NEW PSPI REPORT: Stigma as a Barrier to Mental Health Care

Despite the availability of effective evidence-based treatment, about 40% of individuals with serious mental illness do not receive care, and many who begin an intervention fail to complete it. A new report published in Psychological Science in the Public Interest investigates stigma as a significant barrier to care for many individuals with mental illness.

Although stigma is only one of many factors that may influence care seeking, it has profound effects for those who suffer from mental illness. In the report, Patrick W. Corrigan of the Illinois Institute of Technology and coauthors Benjamin G. Druss of Emory University and Deborah A. Perlick of Mount Sinai Hospital in New York synthesize the available scientific literature, identifying different types of stigma that can prevent individuals from accessing mental health care.

Public stigma emerges when pervasive stereotypes — that people with mental illness are dangerous or unpredictable, for example — lead to prejudice against those who suffer from mental illness. The desire to avoid public stigma causes individuals to drop out of treatment or avoid it entirely. Public stigma may also influence those closest to individuals with mental illness, including friends, family, and care providers.

Corrigan and colleagues note that stigma becomes structural when it pervades societal institutions and systems. The facts that mental health care is not covered by insurance to the same extent as other medical care and that mental health research is not funded at the same levels as medical research, are two clear indications that mental-illness stigma continues to exist at the structural level.

In the face of these realities, the report identifies approaches to addressing stigma that can help increase care seeking among those with mental illness. These approaches operate at various levels, from promoting personal stories of recovery and enhancing support systems to instituting public policy solutions that enhance systems of care.

“This issue of Psychological Science in the Public Interest makes a strong start in consolidating and disseminating what we now know — that public policy, the law, and media remain our greatest resources to stimulate change and spur action,” former US First Lady Rosalynn Carter, Rebecca Palpant Shimkets, and Thomas H. Bornemann of the Carter Center Mental Health Program write in a commentary that accompanies the report. “We also need to build bridges to other fields that connect to mental health, such as public health, primary care, and education.”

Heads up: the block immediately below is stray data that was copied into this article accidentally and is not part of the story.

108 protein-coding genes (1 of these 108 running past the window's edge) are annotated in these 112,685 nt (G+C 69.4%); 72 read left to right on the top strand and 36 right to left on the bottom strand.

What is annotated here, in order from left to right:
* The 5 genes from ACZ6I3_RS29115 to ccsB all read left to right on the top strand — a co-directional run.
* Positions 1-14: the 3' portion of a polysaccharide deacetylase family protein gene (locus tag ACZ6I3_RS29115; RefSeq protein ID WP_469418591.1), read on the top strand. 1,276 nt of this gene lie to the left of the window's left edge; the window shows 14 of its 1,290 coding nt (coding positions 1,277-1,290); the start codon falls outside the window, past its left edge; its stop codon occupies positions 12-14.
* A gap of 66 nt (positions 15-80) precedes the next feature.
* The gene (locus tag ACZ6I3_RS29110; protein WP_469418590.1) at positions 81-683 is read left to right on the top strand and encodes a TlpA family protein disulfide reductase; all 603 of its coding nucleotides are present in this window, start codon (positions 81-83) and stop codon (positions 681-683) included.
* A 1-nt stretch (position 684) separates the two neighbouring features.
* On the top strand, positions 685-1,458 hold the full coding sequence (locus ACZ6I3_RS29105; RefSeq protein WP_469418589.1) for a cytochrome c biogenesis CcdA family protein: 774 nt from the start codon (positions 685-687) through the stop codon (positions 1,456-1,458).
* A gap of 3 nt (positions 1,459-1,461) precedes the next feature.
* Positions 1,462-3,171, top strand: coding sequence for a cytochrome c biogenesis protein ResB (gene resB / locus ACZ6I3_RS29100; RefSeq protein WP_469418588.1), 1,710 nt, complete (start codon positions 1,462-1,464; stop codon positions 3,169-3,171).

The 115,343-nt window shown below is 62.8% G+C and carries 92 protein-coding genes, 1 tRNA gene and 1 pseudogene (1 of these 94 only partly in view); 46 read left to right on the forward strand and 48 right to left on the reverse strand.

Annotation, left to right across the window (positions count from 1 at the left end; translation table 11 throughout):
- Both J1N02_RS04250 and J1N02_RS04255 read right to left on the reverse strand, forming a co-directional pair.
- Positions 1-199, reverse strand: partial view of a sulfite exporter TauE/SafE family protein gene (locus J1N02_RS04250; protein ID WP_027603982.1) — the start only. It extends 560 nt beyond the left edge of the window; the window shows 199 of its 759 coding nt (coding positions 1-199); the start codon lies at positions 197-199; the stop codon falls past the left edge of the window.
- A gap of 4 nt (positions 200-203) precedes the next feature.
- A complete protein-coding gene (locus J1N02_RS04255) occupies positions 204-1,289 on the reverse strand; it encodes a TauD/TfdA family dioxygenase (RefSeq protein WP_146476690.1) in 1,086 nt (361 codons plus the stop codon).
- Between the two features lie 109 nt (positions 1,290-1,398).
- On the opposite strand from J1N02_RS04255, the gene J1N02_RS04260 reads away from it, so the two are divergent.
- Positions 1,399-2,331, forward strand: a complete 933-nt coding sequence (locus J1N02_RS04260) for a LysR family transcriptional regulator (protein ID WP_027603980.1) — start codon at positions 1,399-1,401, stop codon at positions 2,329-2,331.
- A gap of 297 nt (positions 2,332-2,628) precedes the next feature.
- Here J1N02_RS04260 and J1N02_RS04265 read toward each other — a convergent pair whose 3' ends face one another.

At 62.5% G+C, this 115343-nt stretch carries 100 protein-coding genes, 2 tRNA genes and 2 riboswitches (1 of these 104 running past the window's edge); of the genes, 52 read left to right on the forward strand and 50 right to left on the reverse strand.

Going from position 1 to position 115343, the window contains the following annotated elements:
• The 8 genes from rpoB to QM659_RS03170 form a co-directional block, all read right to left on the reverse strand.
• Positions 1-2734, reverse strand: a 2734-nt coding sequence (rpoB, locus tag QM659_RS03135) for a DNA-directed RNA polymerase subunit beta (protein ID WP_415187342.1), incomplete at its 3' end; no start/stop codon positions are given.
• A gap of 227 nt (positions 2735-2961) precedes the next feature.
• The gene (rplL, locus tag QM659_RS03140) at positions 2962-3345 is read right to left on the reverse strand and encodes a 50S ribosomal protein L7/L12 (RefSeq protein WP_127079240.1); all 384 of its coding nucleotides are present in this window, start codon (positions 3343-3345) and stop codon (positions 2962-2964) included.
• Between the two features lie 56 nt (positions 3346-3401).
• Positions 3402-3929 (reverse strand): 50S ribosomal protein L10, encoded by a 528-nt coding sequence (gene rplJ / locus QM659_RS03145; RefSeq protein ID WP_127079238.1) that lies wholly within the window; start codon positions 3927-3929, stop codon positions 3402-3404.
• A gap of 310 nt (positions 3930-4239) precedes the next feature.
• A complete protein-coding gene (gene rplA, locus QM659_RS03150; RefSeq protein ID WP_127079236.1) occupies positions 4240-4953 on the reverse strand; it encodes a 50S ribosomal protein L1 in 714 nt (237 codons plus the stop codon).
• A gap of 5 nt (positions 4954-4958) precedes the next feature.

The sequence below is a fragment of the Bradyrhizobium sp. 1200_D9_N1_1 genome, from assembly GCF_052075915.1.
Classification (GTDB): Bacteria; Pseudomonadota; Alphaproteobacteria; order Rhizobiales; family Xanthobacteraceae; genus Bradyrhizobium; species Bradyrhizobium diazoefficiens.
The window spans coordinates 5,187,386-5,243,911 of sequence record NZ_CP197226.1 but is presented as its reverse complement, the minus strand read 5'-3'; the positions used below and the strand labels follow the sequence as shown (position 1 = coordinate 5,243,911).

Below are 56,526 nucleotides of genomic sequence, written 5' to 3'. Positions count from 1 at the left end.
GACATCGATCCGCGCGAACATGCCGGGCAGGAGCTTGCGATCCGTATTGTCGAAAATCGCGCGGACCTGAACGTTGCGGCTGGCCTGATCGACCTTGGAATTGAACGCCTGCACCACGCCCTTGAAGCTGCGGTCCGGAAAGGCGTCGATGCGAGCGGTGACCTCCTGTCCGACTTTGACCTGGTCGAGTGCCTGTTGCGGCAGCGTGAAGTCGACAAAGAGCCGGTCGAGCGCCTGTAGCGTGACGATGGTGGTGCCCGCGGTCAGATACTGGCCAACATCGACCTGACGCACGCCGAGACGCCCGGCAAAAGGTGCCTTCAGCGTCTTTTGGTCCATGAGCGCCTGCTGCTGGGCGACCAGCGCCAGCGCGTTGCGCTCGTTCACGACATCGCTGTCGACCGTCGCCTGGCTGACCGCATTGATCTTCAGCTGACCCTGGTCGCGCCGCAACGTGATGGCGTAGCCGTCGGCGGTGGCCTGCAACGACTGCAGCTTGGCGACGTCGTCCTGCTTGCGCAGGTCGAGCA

The report, “The Impact of Mental Illness Stigma on Seeking and Participating in Mental Health Care,” and the accompanying commentary are available online for free to the public at


In creating programs and a platform to help people deal with their mental health, I faced the challenges of the stigma when I used the term “mental health”. When I said “mental health” people would always jump to illness, therapy or they would snicker and say something like “I’m not crazy yet, but a few more months in this job and I will be…” It was extremely difficult to promote our programs because no one would admit that they needed them…or people just didn’t think they needed them. So I started using the term psychological health and fitness and started relating psychological health and fitness to their life condition and experiences. This has made a huge difference in the way people perceive the health of their mind and has made them more receptive to getting started on a psychological fitness program. Of course, these psychological fitness programs are preventive in nature and do not replace therapy or other forms of intervention, but they do establish a “normalcy” of having psychological fitness as part of their overall healthcare and quality of life. I believe that once we have psychological health as part of mainstream health and wellness regimes, the stigma will gradually disappear. Think about it this way: When people go to the gym, they do not fear that others think they are sick. In fact, people that go to the gym are admired by others…because they are taking care of themselves. The same could be said for psychological fitness.

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